By Samantha Kamman, Abortion Columnist
According to a recent public-opinion poll through Gallup, a plurality of Americans identify as pro-life. A total of 49% of respondents called themselves “pro-life” compared to the 46% who accepted the label of “pro-choice.” Not since 2013 has a Gallup poll resulted in a higher percentage of respondents identifying as “pro-life” than as “pro-choice,” and such results should make pro-life advocates feel hopeful.
The survey also found the amount of Americans who think abortion should be “illegal in all circumstances” or “legal in only a few circumstances” increased from 53 percent to 60 percent between 2018 and 2019. Americans’ views on the morality of abortion have also changed, as a Gallup Poll conducted in May found the amount of Americans who see abortion as immoral has reached 50 percent for the first time since 2012.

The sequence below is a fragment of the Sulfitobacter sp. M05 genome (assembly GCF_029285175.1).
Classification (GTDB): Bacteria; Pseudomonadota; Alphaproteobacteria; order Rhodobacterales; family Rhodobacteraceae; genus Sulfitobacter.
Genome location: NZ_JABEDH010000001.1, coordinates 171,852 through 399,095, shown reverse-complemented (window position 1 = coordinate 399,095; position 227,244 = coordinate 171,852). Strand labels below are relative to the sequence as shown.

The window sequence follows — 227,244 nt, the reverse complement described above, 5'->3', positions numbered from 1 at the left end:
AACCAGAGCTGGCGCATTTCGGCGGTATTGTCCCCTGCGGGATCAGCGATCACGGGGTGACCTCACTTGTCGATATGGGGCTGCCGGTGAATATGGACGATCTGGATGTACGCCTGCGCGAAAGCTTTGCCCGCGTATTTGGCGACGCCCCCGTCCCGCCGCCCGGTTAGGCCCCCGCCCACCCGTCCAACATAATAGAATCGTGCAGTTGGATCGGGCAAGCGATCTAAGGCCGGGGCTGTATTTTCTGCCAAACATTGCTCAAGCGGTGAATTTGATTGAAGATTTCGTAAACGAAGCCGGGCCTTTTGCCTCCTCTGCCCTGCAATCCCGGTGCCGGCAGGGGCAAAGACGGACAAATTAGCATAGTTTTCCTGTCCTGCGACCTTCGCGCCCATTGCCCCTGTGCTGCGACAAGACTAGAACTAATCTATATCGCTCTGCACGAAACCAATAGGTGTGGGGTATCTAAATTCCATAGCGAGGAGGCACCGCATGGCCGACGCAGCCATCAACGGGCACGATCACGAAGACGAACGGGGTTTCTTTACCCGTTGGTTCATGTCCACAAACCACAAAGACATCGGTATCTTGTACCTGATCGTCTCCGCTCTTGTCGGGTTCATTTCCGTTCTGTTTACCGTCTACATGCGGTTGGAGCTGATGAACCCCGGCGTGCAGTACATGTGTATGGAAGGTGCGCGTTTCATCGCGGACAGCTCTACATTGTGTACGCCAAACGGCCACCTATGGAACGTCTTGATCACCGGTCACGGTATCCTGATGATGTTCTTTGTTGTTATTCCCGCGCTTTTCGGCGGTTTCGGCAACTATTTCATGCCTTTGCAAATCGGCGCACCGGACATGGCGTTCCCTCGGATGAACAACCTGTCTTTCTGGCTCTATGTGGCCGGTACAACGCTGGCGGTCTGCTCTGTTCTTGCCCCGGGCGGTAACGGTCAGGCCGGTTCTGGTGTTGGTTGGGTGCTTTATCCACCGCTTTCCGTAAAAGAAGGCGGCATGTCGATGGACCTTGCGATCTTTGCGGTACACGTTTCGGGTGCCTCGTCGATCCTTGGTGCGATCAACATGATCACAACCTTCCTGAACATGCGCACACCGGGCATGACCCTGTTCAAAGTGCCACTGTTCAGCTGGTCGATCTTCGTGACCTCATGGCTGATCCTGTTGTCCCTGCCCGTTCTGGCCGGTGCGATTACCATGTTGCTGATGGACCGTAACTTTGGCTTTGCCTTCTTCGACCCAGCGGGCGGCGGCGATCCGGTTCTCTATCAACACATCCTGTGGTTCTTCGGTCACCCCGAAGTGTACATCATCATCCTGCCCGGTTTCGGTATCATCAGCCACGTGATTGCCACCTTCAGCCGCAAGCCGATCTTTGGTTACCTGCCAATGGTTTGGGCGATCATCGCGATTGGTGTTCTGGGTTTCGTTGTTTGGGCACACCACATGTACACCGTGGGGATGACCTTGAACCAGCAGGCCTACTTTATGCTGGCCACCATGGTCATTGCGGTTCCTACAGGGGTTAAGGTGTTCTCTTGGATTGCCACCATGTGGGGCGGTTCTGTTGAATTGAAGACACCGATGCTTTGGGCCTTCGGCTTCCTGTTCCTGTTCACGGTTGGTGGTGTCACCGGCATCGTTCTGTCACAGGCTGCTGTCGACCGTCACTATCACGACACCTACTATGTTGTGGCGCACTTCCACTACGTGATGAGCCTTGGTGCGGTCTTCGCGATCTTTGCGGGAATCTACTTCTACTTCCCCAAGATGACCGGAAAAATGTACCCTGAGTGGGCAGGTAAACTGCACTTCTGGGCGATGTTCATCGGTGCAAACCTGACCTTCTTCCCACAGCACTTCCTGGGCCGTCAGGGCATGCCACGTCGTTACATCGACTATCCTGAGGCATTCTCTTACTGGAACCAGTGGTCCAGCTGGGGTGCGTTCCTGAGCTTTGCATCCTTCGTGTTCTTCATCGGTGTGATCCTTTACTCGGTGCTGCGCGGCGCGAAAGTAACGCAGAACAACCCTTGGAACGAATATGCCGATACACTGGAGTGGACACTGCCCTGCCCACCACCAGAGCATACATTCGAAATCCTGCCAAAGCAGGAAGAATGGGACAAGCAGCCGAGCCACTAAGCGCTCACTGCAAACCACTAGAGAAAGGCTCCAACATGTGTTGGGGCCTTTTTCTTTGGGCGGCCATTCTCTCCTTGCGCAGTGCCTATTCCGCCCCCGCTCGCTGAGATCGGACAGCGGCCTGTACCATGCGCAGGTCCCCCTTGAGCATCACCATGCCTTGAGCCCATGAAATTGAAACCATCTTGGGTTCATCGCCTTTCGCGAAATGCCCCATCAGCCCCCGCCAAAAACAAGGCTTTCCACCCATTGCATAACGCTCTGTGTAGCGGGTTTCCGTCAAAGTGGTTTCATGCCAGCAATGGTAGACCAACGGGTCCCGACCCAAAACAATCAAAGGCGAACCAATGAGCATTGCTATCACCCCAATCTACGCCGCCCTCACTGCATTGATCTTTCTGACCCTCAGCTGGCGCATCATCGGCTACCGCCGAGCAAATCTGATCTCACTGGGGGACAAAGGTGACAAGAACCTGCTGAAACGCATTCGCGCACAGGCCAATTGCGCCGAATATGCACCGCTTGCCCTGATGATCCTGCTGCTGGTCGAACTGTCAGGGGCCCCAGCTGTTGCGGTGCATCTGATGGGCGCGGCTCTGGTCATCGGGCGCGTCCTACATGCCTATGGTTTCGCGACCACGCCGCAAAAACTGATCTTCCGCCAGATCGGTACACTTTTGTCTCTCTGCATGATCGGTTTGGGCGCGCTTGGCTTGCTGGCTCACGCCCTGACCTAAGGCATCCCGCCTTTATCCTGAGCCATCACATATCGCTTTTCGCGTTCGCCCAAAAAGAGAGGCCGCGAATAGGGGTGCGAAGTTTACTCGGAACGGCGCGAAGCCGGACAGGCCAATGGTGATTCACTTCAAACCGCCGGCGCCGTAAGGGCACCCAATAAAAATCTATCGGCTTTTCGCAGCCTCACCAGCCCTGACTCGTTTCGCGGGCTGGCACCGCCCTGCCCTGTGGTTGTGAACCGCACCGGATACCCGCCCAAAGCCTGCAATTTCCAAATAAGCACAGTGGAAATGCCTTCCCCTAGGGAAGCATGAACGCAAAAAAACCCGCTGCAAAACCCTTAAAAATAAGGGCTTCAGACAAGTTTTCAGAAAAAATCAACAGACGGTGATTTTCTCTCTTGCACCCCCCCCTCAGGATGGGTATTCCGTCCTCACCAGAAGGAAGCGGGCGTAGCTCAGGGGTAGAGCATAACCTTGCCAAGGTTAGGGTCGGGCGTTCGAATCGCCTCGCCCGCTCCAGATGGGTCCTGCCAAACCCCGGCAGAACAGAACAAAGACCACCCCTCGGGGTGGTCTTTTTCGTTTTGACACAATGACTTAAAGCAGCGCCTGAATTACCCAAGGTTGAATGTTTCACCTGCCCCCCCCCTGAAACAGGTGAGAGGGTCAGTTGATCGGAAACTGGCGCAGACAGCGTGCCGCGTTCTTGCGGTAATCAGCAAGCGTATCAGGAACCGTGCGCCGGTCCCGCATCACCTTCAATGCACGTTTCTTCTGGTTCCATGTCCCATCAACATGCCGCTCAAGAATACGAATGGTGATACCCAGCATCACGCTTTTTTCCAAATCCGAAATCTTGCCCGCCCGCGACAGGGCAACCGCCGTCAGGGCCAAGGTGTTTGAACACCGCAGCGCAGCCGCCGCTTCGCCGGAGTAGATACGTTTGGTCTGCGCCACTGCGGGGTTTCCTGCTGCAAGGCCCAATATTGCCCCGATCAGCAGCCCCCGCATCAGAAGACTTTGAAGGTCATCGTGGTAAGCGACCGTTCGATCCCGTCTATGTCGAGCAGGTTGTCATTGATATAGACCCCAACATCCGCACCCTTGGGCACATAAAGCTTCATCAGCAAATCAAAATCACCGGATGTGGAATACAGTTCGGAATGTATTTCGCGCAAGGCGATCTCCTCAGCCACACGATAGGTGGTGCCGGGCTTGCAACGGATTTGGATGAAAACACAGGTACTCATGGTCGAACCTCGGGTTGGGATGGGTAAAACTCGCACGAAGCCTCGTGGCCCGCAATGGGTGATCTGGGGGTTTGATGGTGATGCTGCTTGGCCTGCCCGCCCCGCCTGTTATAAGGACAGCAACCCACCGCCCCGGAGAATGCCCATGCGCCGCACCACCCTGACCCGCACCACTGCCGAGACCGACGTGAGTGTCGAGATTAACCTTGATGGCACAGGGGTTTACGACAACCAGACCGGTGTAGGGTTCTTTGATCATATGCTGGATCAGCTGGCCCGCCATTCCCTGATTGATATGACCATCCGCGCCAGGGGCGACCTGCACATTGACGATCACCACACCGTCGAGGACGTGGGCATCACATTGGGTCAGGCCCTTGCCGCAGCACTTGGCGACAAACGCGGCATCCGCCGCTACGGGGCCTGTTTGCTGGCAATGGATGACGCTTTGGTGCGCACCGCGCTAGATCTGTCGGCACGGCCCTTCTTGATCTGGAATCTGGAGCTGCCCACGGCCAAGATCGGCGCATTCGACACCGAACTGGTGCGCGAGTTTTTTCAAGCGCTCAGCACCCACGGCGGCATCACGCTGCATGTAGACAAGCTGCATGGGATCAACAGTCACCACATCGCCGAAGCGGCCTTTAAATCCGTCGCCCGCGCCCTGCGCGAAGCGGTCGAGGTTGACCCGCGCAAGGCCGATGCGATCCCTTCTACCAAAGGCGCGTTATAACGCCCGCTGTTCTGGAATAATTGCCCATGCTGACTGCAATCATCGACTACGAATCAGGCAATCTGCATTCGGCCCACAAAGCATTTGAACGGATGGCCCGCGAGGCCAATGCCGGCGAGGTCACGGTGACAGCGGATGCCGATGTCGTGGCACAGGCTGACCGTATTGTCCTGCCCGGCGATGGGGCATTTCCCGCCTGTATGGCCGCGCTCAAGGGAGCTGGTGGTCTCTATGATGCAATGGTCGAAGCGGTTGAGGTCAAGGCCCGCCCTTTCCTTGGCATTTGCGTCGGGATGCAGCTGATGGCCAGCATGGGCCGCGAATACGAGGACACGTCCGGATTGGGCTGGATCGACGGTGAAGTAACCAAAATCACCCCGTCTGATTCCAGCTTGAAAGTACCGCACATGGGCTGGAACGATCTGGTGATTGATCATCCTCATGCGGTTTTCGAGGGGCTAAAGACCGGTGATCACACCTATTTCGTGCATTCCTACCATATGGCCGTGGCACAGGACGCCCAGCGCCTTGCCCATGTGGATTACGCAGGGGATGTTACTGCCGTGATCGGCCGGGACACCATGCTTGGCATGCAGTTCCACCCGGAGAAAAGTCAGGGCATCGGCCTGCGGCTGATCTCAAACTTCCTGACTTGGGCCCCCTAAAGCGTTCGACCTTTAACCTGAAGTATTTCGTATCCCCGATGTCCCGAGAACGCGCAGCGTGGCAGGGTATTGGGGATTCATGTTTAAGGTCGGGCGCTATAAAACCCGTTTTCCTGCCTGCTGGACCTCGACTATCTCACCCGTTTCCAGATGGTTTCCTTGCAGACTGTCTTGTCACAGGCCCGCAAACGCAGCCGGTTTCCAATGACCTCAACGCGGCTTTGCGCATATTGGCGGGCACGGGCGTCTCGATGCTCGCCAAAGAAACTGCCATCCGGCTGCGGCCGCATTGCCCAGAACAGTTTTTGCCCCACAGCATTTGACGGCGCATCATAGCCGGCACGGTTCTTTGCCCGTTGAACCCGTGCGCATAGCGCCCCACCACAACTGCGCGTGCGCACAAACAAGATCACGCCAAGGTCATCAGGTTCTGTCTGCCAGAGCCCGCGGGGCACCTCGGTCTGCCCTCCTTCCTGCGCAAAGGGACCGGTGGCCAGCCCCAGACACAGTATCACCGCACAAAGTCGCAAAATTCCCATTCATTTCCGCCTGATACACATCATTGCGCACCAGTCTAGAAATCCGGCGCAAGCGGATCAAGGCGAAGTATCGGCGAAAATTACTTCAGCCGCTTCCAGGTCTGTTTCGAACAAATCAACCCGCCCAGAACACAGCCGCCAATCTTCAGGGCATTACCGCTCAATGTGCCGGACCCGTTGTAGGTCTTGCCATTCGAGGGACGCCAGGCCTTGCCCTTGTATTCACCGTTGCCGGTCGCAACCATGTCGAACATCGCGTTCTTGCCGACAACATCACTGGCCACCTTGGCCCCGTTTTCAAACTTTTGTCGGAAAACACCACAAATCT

While the opinion Americans have on abortion tends to fluctuate from year to year, it is important to remember that in 1995, a Gallup Poll found only 33 percent of Americans identified as “pro-life.” But since 1997, the pro-life movement has continued to experience an increase in public opinion, as pro-life support has managed to reach 40 percent in every poll since then. 2009 and 2012 were also good years in terms of public support for the pro-life movement, as majority of respondents considered themselves to be “pro-life” in those surveys as well.
There is even more hope in regards to the effectiveness of pro-life efforts, as the U.S. abortion rate has declined by more than 50 percent since 1980 due to the efforts of pro-lifers to educate individuals on the topic.